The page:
The Michigan Department of Education is recommending another school district take over the financial and administrative responsibilities for the Great Start Readiness Program and Great Start Collaboratives in Barry County after an audit found “numerous internal financial control and noncompliance issues.”
Among the issues addressed in the audit — commingling of funds, hundreds of thousands of dollars in questionable and misclassified costs over the past two years, and large discrepancies between approved budgets and actual expenditures.
Major discrepancies were found in the budgets approved for salaries and benefits.
The audit shows of $655,617 budgeted year-to-date for salaries and benefits in the Great Start Readiness Program, the ledger shows just $627,934 has been spent, a difference of $27,683.
In the Great Start Collaborative, the differences are even larger. Of $149,945 approved year-to-date, the ledger shows just $ 50,635 has been paid, leaving an unaccounted difference of nearly $100,000.
Other findings include $129,059 in unallowable or questioned costs and $34,849 in misclassified costs.
“I'm very upset. I've worked here for four years,” said Shanon Everett, who was director of early childhood services for the Barry Intermediate School District. “I've worked very hard working with the children and families in this community, and it's very sad.”
Everett said she was let go due to a lack of funding.
State records show the Barry ISD received a $924,647 state grant for the Great Start Readiness Program this year. Everett said that money should last about a year, but after five months the funds were gone.
A letter sent to preschool staff in late May addressed the program’s uncertainty, saying funding levels were inadequate, but administrators were seeking options. The letter also served as a reasonable assurance of employment to staff members, that their jobs would be there next fall. That meant the staff couldn’t apply for unemployment benefits.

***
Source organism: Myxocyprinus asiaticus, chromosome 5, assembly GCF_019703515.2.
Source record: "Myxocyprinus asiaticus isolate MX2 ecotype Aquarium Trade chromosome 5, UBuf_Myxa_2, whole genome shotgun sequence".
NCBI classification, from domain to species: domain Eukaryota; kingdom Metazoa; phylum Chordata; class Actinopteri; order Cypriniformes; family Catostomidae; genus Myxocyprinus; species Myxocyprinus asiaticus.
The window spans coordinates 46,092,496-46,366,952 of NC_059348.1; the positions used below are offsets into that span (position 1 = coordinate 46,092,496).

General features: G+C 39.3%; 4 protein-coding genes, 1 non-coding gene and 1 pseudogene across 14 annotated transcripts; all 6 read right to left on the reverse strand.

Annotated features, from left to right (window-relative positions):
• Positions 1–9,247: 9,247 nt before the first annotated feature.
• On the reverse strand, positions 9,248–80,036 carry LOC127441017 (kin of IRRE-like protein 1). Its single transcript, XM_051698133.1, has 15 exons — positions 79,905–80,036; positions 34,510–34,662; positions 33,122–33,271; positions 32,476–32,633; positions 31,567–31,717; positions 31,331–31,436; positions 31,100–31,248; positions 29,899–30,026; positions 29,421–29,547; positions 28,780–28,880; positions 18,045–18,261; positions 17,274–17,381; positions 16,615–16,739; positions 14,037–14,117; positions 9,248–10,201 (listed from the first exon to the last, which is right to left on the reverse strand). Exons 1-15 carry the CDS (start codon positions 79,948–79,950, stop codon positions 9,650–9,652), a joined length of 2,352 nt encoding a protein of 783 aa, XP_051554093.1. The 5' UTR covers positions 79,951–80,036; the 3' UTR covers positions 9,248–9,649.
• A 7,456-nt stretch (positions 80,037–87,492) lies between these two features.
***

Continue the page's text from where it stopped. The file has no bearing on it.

Shay Payne, an associate teacher with the Great Start Program, said after the audit’s findings, she’s not confident she’ll have a job in the fall.
“I do not feel like there is a reasonable assurance at all,” Payne said.
Payne was among staff members who called for Barry ISD Superintendent Rich Franklin to be removed from his job during a school board meeting Tuesday.
“I think we heard several times today that he didn’t know where the money was going, and if he’s overseeing the program, he should know where the money is going,” Payne said.
Franklin said he looks forward to continuing to lead the school district and he's confident there has been no mismanagement of money.
“We don't think there's any lack of control,” he said. “We can guarantee we've spent every penny we've been given for the program exactly as budgeted. So, we don't know where the office of Great Start is coming from in these items.”
Currently, Barry ISD is accepting applications for its early childhood program but not enrolling students.
The school district has until June 19 to appeal the Department of Education’s decision to reassign the early childhood programs to another school district.
Franklin said he's not sure yet if Barry ISD will appeal.